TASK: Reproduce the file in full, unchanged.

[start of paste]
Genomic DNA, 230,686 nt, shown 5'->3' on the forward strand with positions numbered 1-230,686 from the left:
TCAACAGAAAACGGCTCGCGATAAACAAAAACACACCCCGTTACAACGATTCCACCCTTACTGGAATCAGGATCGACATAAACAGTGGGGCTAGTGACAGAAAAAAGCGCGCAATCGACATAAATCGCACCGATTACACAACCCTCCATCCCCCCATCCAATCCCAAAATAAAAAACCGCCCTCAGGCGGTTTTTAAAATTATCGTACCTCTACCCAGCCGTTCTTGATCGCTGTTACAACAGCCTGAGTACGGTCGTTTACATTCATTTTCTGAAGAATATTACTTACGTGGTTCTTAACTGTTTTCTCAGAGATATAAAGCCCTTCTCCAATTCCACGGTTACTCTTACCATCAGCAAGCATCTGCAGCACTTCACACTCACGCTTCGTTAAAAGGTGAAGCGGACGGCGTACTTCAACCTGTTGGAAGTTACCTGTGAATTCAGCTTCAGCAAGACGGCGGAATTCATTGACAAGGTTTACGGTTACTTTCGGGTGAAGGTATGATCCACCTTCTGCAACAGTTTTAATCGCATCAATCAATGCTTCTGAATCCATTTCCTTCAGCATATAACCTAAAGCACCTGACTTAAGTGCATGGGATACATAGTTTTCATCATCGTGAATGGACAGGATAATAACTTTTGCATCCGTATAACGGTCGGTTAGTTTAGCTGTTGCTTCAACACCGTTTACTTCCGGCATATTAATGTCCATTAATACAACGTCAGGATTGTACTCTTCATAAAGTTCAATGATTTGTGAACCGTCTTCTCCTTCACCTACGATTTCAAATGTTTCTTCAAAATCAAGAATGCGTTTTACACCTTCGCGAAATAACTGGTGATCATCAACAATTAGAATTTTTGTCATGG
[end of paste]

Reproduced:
Genomic DNA, 230,686 nt, shown 5'->3' on the forward strand with positions numbered 1-230,686 from the left:
TCAACAGAAAACGGCTCGCGATAAACAAAAACACACCCCGTTACAACGATTCCACCCTTACTGGAATCAGGATCGACATAAACAGTGGGGCTAGTGACAGAAAAAAGCGCGCAATCGACATAAATCGCACCGATTACACAACCCTCCATCCCCCCATCCAATCCCAAAATAAAAAACCGCCCTCAGGCGGTTTTTAAAATTATCGTACCTCTACCCAGCCGTTCTTGATCGCTGTTACAACAGCCTGAGTACGGTCGTTTACATTCATTTTCTGAAGAATATTACTTACGTGGTTCTTAACTGTTTTCTCAGAGATATAAAGCCCTTCTCCAATTCCACGGTTACTCTTACCATCAGCAAGCATCTGCAGCACTTCACACTCACGCTTCGTTAAAAGGTGAAGCGGACGGCGTACTTCAACCTGTTGGAAGTTACCTGTGAATTCAGCTTCAGCAAGACGGCGGAATTCATTGACAAGGTTTACGGTTACTTTCGGGTGAAGGTATGATCCACCTTCTGCAACAGTTTTAATCGCATCAATCAATGCTTCTGAATCCATTTCCTTCAGCATATAACCTAAAGCACCTGACTTAAGTGCATGGGATACATAGTTTTCATCATCGTGAATGGACAGGATAATAACTTTTGCATCCGTATAACGGTCGGTTAGTTTAGCTGTTGCTTCAACACCGTTTACTTCCGGCATATTAATGTCCATTAATACAACGTCAGGATTGTACTCTTCATAAAGTTCAATGATTTGTGAACCGTCTTCTCCTTCACCTACGATTTCAAATGTTTCTTCAAAATCAAGAATGCGTTTTACACCTTCGCGAAATAACTGGTGATCATCAACAATTAGAATTTTTGTCATGG